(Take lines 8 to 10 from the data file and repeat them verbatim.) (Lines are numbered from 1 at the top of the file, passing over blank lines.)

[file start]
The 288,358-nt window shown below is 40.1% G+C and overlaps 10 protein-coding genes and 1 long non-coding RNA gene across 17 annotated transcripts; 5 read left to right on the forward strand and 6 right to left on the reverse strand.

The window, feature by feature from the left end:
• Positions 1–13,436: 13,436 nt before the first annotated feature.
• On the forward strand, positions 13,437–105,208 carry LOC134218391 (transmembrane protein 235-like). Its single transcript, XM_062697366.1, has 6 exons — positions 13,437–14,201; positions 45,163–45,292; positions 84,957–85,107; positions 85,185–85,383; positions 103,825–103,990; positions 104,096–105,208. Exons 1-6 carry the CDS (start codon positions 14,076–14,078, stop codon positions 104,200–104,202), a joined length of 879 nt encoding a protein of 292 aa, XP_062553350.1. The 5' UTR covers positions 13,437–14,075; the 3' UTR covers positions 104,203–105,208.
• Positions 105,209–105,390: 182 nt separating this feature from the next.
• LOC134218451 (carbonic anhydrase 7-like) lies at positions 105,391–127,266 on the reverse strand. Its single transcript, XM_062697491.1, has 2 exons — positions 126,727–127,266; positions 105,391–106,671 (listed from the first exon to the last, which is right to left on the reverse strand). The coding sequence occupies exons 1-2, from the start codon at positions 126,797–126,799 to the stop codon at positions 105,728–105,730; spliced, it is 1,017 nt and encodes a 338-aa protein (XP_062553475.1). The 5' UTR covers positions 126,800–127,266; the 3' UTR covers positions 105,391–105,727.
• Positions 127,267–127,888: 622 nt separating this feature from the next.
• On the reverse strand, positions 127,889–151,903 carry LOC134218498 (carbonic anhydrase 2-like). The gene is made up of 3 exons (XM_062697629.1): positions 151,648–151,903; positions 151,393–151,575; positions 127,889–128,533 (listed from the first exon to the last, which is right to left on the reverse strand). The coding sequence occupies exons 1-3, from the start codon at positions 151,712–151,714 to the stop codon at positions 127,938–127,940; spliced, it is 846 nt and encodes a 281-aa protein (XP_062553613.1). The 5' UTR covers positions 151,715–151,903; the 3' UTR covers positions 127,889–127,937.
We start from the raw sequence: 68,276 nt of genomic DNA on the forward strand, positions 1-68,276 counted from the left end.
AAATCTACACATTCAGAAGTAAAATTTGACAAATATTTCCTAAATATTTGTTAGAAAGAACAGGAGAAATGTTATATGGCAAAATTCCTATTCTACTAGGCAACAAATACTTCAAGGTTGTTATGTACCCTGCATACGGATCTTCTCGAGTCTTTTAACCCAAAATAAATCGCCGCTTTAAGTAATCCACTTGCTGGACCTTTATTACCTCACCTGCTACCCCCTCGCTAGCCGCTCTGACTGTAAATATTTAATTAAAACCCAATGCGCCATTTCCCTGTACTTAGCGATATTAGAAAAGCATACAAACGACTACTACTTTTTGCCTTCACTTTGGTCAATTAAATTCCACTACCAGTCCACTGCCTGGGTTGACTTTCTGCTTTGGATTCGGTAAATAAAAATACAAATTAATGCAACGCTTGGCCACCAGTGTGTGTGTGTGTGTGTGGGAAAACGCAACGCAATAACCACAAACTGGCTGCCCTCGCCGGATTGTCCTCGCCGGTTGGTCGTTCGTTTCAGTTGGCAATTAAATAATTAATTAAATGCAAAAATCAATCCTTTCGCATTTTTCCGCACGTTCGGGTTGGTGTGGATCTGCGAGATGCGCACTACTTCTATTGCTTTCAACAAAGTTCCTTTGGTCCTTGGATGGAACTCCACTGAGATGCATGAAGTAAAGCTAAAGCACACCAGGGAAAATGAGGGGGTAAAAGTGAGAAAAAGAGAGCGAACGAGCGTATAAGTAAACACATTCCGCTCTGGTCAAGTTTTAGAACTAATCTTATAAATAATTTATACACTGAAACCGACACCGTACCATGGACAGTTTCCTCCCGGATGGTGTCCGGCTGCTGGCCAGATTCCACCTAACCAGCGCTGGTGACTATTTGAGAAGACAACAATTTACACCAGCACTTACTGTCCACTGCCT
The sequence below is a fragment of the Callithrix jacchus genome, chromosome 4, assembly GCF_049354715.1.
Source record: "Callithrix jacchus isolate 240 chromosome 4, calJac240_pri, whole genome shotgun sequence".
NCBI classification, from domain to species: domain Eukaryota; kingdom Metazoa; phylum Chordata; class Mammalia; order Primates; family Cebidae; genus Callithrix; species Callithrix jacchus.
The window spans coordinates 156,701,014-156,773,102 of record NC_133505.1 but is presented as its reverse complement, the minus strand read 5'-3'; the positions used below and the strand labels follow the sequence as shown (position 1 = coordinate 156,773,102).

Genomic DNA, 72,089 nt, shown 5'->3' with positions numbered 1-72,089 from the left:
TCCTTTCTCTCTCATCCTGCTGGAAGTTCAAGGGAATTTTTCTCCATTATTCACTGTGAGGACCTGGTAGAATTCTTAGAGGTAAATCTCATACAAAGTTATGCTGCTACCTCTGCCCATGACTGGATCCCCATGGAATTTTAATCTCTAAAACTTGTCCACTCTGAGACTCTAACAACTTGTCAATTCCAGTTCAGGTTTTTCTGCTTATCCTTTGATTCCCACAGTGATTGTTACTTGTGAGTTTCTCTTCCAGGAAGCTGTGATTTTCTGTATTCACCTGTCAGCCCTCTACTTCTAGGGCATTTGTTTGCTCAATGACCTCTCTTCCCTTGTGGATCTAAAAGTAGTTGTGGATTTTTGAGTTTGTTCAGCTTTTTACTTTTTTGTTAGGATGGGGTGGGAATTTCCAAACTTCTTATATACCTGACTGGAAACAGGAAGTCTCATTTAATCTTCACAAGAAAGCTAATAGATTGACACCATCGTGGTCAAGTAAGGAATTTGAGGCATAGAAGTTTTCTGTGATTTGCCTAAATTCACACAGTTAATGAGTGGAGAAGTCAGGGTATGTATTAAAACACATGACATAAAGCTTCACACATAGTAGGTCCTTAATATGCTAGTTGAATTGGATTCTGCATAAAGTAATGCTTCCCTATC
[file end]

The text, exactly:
• On the reverse strand, positions 127,889–151,903 carry LOC134218498 (carbonic anhydrase 2-like). The gene is made up of 3 exons (XM_062697629.1): positions 151,648–151,903; positions 151,393–151,575; positions 127,889–128,533 (listed from the first exon to the last, which is right to left on the reverse strand). The coding sequence occupies exons 1-3, from the start codon at positions 151,712–151,714 to the stop codon at positions 127,938–127,940; spliced, it is 846 nt and encodes a 281-aa protein (XP_062553613.1). The 5' UTR covers positions 151,715–151,903; the 3' UTR covers positions 127,889–127,937.
We start from the raw sequence: 68,276 nt of genomic DNA on the forward strand, positions 1-68,276 counted from the left end.
AAATCTACACATTCAGAAGTAAAATTTGACAAATATTTCCTAAATATTTGTTAGAAAGAACAGGAGAAATGTTATATGGCAAAATTCCTATTCTACTAGGCAACAAATACTTCAAGGTTGTTATGTACCCTGCATACGGATCTTCTCGAGTCTTTTAACCCAAAATAAATCGCCGCTTTAAGTAATCCACTTGCTGGACCTTTATTACCTCACCTGCTACCCCCTCGCTAGCCGCTCTGACTGTAAATATTTAATTAAAACCCAATGCGCCATTTCCCTGTACTTAGCGATATTAGAAAAGCATACAAACGACTACTACTTTTTGCCTTCACTTTGGTCAATTAAATTCCACTACCAGTCCACTGCCTGGGTTGACTTTCTGCTTTGGATTCGGTAAATAAAAATACAAATTAATGCAACGCTTGGCCACCAGTGTGTGTGTGTGTGTGTGGGAAAACGCAACGCAATAACCACAAACTGGCTGCCCTCGCCGGATTGTCCTCGCCGGTTGGTCGTTCGTTTCAGTTGGCAATTAAATAATTAATTAAATGCAAAAATCAATCCTTTCGCATTTTTCCGCACGTTCGGGTTGGTGTGGATCTGCGAGATGCGCACTACTTCTATTGCTTTCAACAAAGTTCCTTTGGTCCTTGGATGGAACTCCACTGAGATGCATGAAGTAAAGCTAAAGCACACCAGGGAAAATGAGGGGGTAAAAGTGAGAAAAAGAGAGCGAACGAGCGTATAAGTAAACACATTCCGCTCTGGTCAAGTTTTAGAACTAATCTTATAAATAATTTATACACTGAAACCGACACCGTACCATGGACAGTTTCCTCCCGGATGGTGTCCGGCTGCTGGCCAGATTCCACCTAACCAGCGCTGGTGACTATTTGAGAAGACAACAATTTACACCAGCACTTACTGTCCACTGCCT